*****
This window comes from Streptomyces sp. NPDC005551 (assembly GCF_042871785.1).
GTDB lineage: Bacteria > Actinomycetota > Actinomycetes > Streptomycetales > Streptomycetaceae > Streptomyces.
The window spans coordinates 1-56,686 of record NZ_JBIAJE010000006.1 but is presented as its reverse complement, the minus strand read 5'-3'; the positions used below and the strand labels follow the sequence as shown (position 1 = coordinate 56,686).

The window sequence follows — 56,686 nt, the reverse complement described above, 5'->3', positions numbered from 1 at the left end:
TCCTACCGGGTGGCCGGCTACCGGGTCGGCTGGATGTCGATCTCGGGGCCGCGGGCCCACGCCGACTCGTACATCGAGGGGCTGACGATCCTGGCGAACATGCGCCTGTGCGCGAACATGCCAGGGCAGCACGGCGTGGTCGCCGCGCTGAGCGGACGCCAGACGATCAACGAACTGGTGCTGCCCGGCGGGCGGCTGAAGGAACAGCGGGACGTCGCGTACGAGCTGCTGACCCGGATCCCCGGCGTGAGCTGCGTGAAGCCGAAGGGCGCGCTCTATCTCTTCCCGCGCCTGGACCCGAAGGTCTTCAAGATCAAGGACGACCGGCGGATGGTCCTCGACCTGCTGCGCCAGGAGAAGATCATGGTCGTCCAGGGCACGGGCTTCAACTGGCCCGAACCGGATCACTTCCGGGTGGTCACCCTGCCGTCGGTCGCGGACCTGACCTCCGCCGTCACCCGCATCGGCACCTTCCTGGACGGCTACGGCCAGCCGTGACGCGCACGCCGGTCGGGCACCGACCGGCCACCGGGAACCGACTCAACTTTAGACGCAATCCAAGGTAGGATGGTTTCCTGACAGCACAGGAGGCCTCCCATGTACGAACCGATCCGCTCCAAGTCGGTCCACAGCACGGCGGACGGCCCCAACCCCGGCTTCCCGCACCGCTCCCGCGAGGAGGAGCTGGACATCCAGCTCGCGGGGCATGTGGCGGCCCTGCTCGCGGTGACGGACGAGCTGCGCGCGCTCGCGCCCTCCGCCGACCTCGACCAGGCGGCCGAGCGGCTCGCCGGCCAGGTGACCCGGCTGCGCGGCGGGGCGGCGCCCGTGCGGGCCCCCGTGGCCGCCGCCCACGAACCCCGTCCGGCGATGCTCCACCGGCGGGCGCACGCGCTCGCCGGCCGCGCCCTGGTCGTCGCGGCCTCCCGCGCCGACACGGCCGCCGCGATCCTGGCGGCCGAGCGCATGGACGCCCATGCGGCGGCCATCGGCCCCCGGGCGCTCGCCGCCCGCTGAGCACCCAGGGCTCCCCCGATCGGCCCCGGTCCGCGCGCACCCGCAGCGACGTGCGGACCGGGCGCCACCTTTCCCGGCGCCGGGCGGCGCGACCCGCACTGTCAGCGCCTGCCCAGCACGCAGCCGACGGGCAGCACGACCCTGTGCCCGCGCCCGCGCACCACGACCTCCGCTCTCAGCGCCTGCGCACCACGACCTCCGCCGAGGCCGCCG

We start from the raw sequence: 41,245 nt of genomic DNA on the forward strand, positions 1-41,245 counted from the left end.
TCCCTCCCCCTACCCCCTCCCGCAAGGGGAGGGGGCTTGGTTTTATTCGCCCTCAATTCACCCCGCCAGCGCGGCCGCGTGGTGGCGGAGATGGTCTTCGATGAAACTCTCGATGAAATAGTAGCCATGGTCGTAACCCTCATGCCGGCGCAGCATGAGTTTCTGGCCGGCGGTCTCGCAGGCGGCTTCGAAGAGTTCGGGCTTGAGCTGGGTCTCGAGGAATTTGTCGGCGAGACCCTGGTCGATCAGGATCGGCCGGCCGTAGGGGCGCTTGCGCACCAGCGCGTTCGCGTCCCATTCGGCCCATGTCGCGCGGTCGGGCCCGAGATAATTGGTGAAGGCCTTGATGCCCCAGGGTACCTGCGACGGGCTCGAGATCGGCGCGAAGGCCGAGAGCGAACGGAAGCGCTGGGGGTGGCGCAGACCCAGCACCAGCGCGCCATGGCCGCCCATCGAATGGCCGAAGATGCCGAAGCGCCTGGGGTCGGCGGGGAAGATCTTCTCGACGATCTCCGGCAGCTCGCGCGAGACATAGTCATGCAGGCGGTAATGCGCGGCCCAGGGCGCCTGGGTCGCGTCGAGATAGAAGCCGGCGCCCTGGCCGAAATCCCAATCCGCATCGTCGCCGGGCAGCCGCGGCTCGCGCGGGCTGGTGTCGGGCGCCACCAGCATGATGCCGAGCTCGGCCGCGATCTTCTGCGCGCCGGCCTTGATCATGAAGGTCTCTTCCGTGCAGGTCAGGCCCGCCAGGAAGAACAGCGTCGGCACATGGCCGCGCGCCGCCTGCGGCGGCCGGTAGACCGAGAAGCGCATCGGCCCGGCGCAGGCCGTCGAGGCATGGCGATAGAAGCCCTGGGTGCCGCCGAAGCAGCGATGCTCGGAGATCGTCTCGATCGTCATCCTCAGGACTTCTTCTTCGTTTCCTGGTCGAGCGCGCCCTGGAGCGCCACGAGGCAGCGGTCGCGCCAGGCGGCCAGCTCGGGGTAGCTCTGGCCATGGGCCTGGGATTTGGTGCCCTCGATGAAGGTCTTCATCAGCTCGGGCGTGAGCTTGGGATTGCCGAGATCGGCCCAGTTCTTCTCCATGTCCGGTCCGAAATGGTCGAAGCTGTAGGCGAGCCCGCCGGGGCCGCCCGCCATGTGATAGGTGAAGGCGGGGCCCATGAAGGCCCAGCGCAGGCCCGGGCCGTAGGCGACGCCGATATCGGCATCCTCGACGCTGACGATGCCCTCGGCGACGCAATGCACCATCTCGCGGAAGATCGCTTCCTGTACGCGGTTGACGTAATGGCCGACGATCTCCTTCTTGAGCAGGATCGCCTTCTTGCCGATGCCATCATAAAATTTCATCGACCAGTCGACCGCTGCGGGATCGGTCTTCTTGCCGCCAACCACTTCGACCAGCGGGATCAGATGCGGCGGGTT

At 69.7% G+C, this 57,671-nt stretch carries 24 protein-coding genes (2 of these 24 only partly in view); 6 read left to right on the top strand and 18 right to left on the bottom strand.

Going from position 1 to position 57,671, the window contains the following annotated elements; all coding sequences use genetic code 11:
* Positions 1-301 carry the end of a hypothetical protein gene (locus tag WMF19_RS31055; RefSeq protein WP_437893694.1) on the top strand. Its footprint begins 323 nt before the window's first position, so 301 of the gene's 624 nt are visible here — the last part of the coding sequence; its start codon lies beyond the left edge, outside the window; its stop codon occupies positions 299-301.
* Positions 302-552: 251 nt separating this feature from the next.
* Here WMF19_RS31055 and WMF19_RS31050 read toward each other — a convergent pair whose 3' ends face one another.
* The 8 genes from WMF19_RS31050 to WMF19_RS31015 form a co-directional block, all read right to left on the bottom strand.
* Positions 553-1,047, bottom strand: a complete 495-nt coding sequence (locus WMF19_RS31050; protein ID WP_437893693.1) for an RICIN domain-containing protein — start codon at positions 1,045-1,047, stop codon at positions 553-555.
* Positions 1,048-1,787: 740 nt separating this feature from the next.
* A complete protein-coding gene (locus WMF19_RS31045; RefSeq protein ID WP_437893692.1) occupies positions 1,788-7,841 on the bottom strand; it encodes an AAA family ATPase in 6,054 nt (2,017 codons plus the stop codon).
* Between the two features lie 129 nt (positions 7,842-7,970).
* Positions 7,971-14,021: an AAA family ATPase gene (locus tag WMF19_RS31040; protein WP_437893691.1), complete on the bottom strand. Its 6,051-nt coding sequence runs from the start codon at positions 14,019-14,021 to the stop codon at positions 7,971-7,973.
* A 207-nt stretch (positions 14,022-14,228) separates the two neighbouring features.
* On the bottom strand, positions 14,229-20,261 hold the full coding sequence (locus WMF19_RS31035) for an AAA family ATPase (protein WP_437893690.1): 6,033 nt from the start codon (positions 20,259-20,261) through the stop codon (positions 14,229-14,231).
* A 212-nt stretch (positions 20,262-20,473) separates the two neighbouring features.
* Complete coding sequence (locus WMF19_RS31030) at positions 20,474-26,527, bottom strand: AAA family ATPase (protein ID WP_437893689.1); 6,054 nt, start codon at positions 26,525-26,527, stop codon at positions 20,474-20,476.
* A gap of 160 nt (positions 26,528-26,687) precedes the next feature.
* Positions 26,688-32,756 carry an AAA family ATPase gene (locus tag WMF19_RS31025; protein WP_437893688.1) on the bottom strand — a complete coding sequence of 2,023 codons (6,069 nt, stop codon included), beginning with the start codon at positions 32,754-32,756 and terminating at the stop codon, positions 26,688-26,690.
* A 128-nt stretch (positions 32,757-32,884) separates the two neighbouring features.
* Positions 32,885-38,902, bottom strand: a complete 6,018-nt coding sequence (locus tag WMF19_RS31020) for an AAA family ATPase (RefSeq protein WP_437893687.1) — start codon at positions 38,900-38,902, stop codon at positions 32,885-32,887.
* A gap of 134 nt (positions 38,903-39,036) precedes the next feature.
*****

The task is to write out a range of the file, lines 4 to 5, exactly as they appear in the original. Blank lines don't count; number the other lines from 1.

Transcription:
The window sequence follows — 56,686 nt, the reverse complement described above, 5'->3', positions numbered from 1 at the left end:
TCCTACCGGGTGGCCGGCTACCGGGTCGGCTGGATGTCGATCTCGGGGCCGCGGGCCCACGCCGACTCGTACATCGAGGGGCTGACGATCCTGGCGAACATGCGCCTGTGCGCGAACATGCCAGGGCAGCACGGCGTGGTCGCCGCGCTGAGCGGACGCCAGACGATCAACGAACTGGTGCTGCCCGGCGGGCGGCTGAAGGAACAGCGGGACGTCGCGTACGAGCTGCTGACCCGGATCCCCGGCGTGAGCTGCGTGAAGCCGAAGGGCGCGCTCTATCTCTTCCCGCGCCTGGACCCGAAGGTCTTCAAGATCAAGGACGACCGGCGGATGGTCCTCGACCTGCTGCGCCAGGAGAAGATCATGGTCGTCCAGGGCACGGGCTTCAACTGGCCCGAACCGGATCACTTCCGGGTGGTCACCCTGCCGTCGGTCGCGGACCTGACCTCCGCCGTCACCCGCATCGGCACCTTCCTGGACGGCTACGGCCAGCCGTGACGCGCACGCCGGTCGGGCACCGACCGGCCACCGGGAACCGACTCAACTTTAGACGCAATCCAAGGTAGGATGGTTTCCTGACAGCACAGGAGGCCTCCCATGTACGAACCGATCCGCTCCAAGTCGGTCCACAGCACGGCGGACGGCCCCAACCCCGGCTTCCCGCACCGCTCCCGCGAGGAGGAGCTGGACATCCAGCTCGCGGGGCATGTGGCGGCCCTGCTCGCGGTGACGGACGAGCTGCGCGCGCTCGCGCCCTCCGCCGACCTCGACCAGGCGGCCGAGCGGCTCGCCGGCCAGGTGACCCGGCTGCGCGGCGGGGCGGCGCCCGTGCGGGCCCCCGTGGCCGCCGCCCACGAACCCCGTCCGGCGATGCTCCACCGGCGGGCGCACGCGCTCGCCGGCCGCGCCCTGGTCGTCGCGGCCTCCCGCGCCGACACGGCCGCCGCGATCCTGGCGGCCGAGCGCATGGACGCCCATGCGGCGGCCATCGGCCCCCGGGCGCTCGCCGCCCGCTGAGCACCCAGGGCTCCCCCGATCGGCCCCGGTCCGCGCGCACCCGCAGCGACGTGCGGACCGGGCGCCACCTTTCCCGGCGCCGGGCGGCGCGACCCGCACTGTCAGCGCCTGCCCAGCACGCAGCCGACGGGCAGCACGACCCTGTGCCCGCGCCCGCGCACCACGACCTCCGCTCTCAGCGCCTGCGCACCACGACCTCCGCCGAGGCCGCCG